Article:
5 Best Ways to Find Length of Contiguous Strictly Increasing Sublist in Python

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πŸ’‘ Problem Formulation: Given a list of integers, the task is to find the length of the longest contiguous, strictly increasing sublist. Given input such as [1, 3, 5, 4, 7], the expected output would be 3, corresponding to the length of the sublist [1, 3, 5].

Method 1: Using a Simple Iterative Approach

The first method involves creating a loop that iterates through the list, keeping track of the current sublist’s length and updating a maximum length variable as necessary. This method is straightforward and uses no additional libraries.

Here’s an example:

def find_longest_increasing_sublist(lst):
    max_length = 1
    current_length = 1
    for i in range(1, len(lst)):
        if lst[i] > lst[i - 1]:
            current_length += 1
            max_length = max(max_length, current_length)
        else:
            current_length = 1
    return max_length

# Example usage:
print(find_longest_increasing_sublist([1, 3, 5, 4, 7]))

Output:

3

This function find_longest_increasing_sublist iterates through the input list, compares each element with the preceding one, and counts the length of increasing sequences. When a non-increasing element is encountered, the count is reset, ensuring only strictly increasing sublists are considered.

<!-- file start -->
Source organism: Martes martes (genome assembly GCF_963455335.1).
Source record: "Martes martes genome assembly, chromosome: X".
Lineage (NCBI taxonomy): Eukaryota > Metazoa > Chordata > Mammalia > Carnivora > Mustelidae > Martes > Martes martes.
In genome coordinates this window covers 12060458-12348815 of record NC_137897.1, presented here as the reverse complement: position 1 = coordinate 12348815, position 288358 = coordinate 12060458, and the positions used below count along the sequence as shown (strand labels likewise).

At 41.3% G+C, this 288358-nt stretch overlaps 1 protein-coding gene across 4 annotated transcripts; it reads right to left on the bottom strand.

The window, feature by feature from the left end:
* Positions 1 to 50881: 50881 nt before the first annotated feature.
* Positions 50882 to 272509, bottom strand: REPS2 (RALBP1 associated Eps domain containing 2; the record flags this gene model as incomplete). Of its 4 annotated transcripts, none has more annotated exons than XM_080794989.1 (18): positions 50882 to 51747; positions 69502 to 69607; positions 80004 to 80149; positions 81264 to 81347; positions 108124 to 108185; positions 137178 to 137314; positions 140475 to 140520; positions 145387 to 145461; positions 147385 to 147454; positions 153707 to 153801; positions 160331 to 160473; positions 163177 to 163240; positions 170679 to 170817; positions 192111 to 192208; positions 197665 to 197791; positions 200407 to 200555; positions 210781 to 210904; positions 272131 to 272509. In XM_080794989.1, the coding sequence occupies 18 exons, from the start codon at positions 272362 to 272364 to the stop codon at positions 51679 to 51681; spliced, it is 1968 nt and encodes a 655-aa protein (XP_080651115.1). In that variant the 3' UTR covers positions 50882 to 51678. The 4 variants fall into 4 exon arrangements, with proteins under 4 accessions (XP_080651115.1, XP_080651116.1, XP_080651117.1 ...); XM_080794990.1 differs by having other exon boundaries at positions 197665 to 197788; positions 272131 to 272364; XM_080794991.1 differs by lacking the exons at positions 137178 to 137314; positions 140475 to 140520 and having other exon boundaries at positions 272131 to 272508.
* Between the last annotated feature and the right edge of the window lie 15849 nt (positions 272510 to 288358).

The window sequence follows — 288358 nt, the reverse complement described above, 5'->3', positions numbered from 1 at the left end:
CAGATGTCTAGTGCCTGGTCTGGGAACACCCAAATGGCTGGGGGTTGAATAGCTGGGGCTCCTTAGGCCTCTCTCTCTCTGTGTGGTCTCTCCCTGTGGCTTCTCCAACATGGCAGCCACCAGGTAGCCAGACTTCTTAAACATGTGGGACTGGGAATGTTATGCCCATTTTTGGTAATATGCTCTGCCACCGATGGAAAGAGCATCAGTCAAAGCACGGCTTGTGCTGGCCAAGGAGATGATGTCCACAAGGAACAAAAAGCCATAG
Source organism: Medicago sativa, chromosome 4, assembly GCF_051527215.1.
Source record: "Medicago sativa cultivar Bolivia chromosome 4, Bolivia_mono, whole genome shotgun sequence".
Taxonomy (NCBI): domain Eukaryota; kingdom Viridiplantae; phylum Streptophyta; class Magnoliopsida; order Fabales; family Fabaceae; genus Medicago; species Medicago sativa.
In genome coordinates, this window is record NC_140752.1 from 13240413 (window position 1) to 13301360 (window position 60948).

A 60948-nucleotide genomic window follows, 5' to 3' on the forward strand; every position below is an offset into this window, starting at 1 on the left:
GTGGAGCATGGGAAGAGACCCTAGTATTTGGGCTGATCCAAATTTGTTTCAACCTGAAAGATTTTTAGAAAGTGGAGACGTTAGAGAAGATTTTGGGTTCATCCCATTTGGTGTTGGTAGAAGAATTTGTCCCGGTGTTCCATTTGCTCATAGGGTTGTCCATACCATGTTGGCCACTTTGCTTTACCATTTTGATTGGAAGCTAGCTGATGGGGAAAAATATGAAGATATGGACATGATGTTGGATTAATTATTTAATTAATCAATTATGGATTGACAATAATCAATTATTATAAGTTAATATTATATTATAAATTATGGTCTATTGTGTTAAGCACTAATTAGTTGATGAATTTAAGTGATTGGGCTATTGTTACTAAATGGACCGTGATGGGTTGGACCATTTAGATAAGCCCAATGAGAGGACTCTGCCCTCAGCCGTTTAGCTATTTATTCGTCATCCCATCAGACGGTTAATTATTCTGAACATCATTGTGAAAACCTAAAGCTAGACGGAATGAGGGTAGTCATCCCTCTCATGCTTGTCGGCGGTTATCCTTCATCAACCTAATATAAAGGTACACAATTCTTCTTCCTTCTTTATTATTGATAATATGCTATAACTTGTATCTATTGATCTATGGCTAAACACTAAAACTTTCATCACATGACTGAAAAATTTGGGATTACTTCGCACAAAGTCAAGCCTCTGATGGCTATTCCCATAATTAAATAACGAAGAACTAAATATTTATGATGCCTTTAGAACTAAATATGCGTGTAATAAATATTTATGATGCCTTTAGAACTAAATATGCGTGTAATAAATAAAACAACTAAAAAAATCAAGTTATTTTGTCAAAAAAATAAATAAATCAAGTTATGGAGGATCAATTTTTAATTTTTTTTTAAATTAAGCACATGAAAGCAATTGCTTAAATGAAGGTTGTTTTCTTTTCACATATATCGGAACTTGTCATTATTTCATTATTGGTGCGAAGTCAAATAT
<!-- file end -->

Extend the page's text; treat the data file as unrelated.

Method 2: Using the itertools.groupby Function

Python’s itertools.groupby function can be used to group items according to a key function. Here, it groups contiguous sequences of increasing numbers. This method is useful if you wish to leverage Python’s standard library for more concise code.

Here’s an example:

from itertools import groupby
from operator import lt

def find_longest_increasing_sublist(lst):
    return max(len(list(group)) for key, group in groupby(lst, lambda x, _cache=[None]: lt(_cache[0], x) and _cache.__setitem__(0, x) or _cache.__setitem__(0, x)))

# Example usage:
print(find_longest_increasing_sublist([1, 3, 5, 4, 7]))

Output:

3

In this example, groupby is used with a key function that compares each element with its predecessor. This function uses a cache list to store the last processed item and determine whether the current item forms an increasing sequence. The lengths of these sequences are then determined and the maximum length is returned.

Method 3: Using Dynamic Programming

Method 3 employs a dynamic programming approach to this problem by defining a sublist length array that keeps track of the longest increasing sublist at each index. This method is efficient and suits larger datasets.

Here’s an example:

def find_longest_increasing_sublist(lst):
    if not lst:
        return 0
    lengths = [1] * len(lst)
    for i in range(1, len(lst)):
        if lst[i] > lst[i - 1]:
            lengths[i] = lengths[i - 1] + 1
    return max(lengths)

# Example usage:
print(find_longest_increasing_sublist([1, 3, 5, 4, 7]))

Output:

3